Al’s not afraid to experiment, such as with his grape arbor shown below. He has grapes galore as you can see here, but soon he’ll begin a battle with birds to see who can get the ripe ones first. Same deal with the blueberries. Squirrels are an especially happy customer of Al’s backyard garden.
Besides being passionate about his garden, he spends a lot of time with other handyman backyard yard projects. His bird bath and flower arrangement looks great and he maintains several Blue Bird houses around his yard that are annual home to several loyal residents. Blue Birds can do wonders keeping insect pests under control.
I have to admit to chuckling from time to time during the summer as I watch Al battle weeds, critters, the heat and humidity, plus the need to pick and eat all he grows. I tried my hand several years in our backyard growing simple vegetables, but it did not take long for me to realize that I did not have the same level of “green-thumbness” Al has. Besides, I reasoned, Al offered to share his harvest and on his own could not eat all that was ready to pick. So, Al came over to our yard and helped me remove the fence I had placed around my garden, and I turned it all happily into grass. As I mentioned earlier, we could hardly find better next door neighbors than Al and Nancy. Sitting on my back porch from July through August, with Al’s Blueberries on my morning cereal is one benefit of that arrangement.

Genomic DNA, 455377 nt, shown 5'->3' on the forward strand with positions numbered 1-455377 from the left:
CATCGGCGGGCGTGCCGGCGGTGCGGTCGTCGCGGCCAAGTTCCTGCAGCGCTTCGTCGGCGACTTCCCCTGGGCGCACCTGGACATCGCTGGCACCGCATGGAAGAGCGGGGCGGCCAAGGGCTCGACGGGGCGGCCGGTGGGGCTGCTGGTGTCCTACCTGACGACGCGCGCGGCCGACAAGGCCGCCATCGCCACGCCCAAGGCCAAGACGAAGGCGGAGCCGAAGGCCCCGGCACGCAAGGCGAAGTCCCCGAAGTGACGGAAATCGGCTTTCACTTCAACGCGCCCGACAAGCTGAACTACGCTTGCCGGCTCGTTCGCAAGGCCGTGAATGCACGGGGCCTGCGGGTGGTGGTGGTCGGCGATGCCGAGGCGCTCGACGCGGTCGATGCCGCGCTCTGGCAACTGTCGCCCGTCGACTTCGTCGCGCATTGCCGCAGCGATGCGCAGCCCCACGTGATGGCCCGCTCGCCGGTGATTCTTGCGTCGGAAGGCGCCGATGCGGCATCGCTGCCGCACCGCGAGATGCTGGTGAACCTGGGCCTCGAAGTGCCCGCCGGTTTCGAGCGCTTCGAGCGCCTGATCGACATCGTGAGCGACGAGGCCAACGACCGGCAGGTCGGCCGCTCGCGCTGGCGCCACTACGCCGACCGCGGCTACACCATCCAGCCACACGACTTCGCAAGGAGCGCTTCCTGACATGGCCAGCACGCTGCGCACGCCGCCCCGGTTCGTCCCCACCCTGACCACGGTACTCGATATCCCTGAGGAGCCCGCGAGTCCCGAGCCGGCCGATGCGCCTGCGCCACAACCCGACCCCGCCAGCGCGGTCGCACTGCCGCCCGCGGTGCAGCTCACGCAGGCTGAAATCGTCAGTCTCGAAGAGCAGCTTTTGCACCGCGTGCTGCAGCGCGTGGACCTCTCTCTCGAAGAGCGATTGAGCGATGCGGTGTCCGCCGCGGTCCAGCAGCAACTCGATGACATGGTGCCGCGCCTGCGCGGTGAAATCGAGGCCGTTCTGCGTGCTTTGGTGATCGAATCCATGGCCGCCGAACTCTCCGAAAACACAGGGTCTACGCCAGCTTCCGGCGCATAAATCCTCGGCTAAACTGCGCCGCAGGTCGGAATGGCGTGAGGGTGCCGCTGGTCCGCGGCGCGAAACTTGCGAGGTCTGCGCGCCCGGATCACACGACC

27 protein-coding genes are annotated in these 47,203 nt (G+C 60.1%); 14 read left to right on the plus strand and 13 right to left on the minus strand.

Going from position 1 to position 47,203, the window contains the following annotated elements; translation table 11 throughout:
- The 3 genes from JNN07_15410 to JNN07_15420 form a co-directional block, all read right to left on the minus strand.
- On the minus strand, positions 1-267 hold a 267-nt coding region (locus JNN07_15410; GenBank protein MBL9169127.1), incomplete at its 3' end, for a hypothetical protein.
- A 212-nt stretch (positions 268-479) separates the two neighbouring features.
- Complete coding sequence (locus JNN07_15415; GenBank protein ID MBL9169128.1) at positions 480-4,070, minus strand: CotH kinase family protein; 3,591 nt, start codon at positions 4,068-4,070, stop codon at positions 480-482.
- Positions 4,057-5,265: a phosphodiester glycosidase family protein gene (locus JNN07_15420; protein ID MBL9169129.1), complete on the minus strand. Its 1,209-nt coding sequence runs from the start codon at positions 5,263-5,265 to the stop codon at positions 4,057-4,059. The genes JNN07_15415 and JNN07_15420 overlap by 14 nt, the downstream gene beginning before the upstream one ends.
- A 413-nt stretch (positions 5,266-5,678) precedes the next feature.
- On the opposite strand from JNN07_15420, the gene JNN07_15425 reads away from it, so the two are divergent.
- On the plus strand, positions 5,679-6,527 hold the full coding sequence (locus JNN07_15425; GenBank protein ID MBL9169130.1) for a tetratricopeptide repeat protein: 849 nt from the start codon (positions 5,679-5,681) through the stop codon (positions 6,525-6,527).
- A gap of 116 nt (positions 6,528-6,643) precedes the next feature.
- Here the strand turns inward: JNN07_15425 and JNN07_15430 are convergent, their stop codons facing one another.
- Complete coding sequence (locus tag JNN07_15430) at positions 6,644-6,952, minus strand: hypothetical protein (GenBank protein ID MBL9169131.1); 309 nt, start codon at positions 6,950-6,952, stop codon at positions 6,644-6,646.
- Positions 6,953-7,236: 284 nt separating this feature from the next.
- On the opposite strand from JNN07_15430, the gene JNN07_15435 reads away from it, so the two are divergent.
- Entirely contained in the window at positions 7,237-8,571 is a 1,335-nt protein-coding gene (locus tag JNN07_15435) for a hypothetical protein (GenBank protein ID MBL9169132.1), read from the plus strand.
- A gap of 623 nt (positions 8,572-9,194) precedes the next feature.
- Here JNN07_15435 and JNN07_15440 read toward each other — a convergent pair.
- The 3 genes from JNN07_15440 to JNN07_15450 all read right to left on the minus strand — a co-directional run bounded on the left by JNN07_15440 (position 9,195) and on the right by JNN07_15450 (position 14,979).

Visiting the Booker T. Washington National Monument in Southwest Virginia is always a great photo opportunity, except on those days when it seems like every elementary school kid within a 50-mile radius is there on a field trip. It was pretty much me alone the day I was there recently, and that’s what I like :-) One feels transported back in time while there.
As the many shades of green in spring take over from the yellows and browns of winter, many places such as the Blue Ridge Mountains in Virginia are waiting for those with cameras and those without, to appreciate better the beauty that’s all around us. Here are two examples of what saw recently in that regard.